As you might imagine, not many miniature war gamers have Polynesian armies.So, for my first battle I played an Elvish armyHere is an account I wrote for the Lone Star Historical Miniatures group on Yahoo on 2004/04/18:

For the next battle Dan fielded his newly painted HAWAIIAN (IV/12c)army against Jeff's untested ELVEN army (not sure what number, but 2knights, 4-6 bows, 2 psilois, and the rest spears and blades).

Oh yes, purists might claim that this is a non-historical battle, butdid you ever wonder where the Elves landed after sailing west fromMiddle Earth? Of course, they knew they were heading to paradise, sothe most plausible island paradise with forests west of Middle Earthwould be Hawaii. So this is not an unlikely battle.

We rationalized the Elven Magicians would be equalized by the HawaiianTiki Priests, so magic was not an issue in this battle.

The Elven camp followers included a mighty Ent, who hurled bouldersand insults, but was otherwise ineffective. The Hawaiian camp includeda war canoe riding the surf, but was hampered by the tiny pond in thisforest battle setting.

Hawaiians attacked. 3 sets of tatooed slingers advanced fast up themiddle and took a nice forest in the center. The Elves advanced theirbowmen up the center as well and killing off a grass-skirted psiloi.On the left, King Mighty Mook took his obsidian blades and encounteredElven spears. Unfortunately, the King does not dice well and wasrepeatedly retreated. On the right the Hawaiian pikemen scare off theElven Knights who attempt to use the backfield to race to the otherside of the battle.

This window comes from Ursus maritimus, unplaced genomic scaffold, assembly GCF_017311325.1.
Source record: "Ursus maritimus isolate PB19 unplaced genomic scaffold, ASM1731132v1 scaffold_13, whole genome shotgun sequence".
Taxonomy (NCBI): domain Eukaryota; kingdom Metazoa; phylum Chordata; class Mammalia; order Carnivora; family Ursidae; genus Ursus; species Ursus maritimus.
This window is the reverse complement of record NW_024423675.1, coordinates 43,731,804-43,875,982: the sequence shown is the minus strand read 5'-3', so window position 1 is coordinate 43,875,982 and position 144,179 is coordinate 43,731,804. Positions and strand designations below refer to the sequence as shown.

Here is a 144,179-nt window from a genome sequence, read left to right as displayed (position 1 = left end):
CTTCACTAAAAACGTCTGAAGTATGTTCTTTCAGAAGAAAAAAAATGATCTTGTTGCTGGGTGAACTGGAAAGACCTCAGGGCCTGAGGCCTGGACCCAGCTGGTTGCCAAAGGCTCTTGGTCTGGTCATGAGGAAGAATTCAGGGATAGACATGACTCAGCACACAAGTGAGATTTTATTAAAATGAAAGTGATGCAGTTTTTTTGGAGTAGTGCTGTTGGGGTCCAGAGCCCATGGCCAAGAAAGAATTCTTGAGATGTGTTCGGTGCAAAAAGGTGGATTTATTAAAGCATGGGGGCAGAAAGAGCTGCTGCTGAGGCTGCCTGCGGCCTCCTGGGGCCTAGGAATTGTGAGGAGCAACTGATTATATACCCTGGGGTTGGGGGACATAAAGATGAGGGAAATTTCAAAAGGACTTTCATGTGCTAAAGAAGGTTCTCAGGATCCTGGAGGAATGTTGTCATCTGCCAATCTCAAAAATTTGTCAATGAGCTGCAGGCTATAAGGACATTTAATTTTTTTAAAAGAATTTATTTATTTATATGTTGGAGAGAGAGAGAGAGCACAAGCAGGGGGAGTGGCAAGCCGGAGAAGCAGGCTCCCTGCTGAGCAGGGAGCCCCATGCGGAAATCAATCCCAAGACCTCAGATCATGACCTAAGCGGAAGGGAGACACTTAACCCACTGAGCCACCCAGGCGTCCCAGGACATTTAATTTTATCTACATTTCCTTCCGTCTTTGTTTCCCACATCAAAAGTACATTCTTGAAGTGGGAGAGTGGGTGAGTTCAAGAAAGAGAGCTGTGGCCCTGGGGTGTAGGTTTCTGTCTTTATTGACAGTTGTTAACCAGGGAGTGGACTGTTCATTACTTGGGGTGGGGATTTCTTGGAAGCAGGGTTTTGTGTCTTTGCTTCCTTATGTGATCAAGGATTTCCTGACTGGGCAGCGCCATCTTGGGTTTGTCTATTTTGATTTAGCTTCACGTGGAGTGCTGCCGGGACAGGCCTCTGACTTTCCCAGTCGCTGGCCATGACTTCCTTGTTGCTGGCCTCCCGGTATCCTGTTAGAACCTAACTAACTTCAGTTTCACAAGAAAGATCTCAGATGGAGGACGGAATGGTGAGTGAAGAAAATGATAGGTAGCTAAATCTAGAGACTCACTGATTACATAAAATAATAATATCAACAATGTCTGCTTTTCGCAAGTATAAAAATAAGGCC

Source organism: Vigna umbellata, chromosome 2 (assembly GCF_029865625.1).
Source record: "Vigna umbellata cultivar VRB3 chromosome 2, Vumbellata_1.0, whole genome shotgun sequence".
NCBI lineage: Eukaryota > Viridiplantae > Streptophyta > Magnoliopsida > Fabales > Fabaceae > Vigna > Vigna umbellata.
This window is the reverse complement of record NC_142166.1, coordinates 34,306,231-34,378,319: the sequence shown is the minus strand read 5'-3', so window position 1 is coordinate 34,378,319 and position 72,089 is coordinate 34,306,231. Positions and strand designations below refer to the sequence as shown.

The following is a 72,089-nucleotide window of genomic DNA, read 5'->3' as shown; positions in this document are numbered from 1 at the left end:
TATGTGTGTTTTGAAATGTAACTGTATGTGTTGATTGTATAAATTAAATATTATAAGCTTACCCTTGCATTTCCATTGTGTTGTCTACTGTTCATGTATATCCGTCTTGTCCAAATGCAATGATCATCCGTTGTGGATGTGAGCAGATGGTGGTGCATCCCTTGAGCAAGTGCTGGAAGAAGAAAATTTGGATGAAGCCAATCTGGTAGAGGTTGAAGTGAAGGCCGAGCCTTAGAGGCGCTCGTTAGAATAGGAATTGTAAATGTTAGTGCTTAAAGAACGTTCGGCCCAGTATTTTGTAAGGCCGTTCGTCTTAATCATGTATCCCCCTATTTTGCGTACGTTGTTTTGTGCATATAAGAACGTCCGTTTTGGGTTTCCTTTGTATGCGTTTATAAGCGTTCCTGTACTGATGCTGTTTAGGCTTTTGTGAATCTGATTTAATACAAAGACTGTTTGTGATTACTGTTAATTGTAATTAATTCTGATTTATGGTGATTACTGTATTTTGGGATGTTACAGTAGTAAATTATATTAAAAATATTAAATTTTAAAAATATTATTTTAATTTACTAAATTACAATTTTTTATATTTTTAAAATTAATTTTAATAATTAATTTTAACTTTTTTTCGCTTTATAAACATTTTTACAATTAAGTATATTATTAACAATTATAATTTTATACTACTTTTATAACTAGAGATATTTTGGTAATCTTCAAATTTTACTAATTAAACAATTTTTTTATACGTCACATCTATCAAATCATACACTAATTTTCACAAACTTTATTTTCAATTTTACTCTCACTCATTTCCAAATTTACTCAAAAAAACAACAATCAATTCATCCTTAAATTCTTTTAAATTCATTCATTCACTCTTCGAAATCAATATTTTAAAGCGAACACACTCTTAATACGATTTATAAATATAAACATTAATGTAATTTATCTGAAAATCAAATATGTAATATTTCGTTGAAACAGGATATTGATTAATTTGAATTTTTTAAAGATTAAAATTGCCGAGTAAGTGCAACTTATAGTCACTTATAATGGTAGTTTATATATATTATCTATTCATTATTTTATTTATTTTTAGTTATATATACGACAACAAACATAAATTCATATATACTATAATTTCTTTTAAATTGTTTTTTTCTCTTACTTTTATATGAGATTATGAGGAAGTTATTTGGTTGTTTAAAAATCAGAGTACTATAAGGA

Unfortunately, the Elven King and his horse raced too closely behindthe Elven bowmen. The Hawaiian blades bashed the bowmen forcing themto retreat into their King, driving him off a cliff. Victory for theHawaiians.

And that is why Elves are a folkloric fantasy, while Hawaiians stillinhabit their Pacific Island Paradise.

Other of my DBA related articles and armies are available at:

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Thanks for stopping by and reading about my figures.

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Last modified: Thursday, 09-Jun-2011 12:42:06 MST.